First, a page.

Valencia and Murcia banned gatherings of more than two people. | Ana Escobar


Spain reported a record 93,822 new coronavirus infections over the weekend, while the two-week average jumped to a new high of 885 cases per 100,000 people on Monday as regional authorities scrambled to ramp up restrictions.

Infections now total 2,593,382, while the death toll increased by 767 to 56,208, health ministry data showed.

"Spain is not doing well and we have to be aware of it," Health Emergency Coordinator Fernando Simon told a news briefing.

Simon stressed that further measures would be needed for transmission to fall quickly and ease pressure on intensive care units after weeks of gradual tightening have failed to tame a rampant third wave.

He said the highly contagious variant of the virus first detected in Britain was not responsible for the surge and only accounted for around 5% of current infections, although it could become the dominant variant by March.

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With Spain's 14-day incidence of the virus more than tripling from a month ago, regions have raced to curb infections - although national law bars them from imposing the harshest restrictions like home confinement.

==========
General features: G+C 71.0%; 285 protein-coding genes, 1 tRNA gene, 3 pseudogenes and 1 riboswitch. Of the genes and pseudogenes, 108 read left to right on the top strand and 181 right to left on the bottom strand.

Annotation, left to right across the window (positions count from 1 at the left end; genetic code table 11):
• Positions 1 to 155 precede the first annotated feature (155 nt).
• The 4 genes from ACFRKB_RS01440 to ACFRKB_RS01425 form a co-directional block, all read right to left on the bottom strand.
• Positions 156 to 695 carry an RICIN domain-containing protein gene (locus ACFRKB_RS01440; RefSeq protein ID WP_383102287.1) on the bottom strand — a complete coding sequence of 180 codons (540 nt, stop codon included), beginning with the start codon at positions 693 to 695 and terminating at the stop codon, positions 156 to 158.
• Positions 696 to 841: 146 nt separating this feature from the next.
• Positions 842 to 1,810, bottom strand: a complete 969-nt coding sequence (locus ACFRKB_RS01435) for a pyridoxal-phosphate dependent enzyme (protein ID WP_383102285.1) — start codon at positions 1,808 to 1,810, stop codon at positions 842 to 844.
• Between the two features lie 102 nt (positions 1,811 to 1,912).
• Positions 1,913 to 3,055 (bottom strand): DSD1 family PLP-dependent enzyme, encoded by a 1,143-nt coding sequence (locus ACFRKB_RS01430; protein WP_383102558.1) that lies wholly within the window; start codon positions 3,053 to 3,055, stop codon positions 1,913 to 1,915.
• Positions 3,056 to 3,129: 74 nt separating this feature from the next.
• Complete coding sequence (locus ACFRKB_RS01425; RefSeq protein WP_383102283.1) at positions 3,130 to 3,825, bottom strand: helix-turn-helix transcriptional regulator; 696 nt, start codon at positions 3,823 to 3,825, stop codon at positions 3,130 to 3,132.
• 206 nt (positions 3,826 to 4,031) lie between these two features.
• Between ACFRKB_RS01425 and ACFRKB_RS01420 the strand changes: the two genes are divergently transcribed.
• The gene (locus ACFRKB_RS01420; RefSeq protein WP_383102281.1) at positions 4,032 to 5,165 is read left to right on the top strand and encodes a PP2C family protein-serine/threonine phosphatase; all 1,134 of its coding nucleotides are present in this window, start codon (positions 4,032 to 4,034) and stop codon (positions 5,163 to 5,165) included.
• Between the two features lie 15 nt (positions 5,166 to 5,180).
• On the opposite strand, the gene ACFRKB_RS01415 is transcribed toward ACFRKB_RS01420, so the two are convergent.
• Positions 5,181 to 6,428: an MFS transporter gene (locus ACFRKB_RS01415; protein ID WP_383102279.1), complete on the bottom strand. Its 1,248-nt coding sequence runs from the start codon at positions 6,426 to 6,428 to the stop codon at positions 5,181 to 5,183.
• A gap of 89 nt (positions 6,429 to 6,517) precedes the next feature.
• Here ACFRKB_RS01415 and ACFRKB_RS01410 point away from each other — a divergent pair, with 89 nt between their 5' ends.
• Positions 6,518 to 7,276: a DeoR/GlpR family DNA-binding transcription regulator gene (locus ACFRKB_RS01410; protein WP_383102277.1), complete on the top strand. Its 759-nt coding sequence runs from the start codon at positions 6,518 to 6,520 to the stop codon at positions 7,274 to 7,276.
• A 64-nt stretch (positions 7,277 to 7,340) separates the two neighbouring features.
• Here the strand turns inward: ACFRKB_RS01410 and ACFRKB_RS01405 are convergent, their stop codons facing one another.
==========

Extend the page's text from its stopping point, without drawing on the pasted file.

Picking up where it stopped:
Health Minister Salvador Illa, meanwhile confirmed he would step aside to run for election in Catalonia after leading Spain's response to the pandemic.

Regional Policy Minister Carolina Darias, who has worked closely with Illa, is most likely to step in, a source close to the government said. Illa's replacement will be announced on Tuesday, the prime minister's office said.

The regions brought in a range of restrictions. Galicia imposed limited people to socialising only with members of their own household and ordered non-essential businesses to close at 18.00 for three weeks.

Regional leader Alberto Nunez Feijoo urged citizens to stay at home from 20.00
Valencia and Murcia banned gatherings of more than two people. Madrid will bring forward a curfew by an hour to 22.00 and deploy drones and extra police to ensure compliance.

"It's terrible because things were getting better, people were going out, but this is creating fear again," said Baldomore Curas, manager of a bar in central Madrid.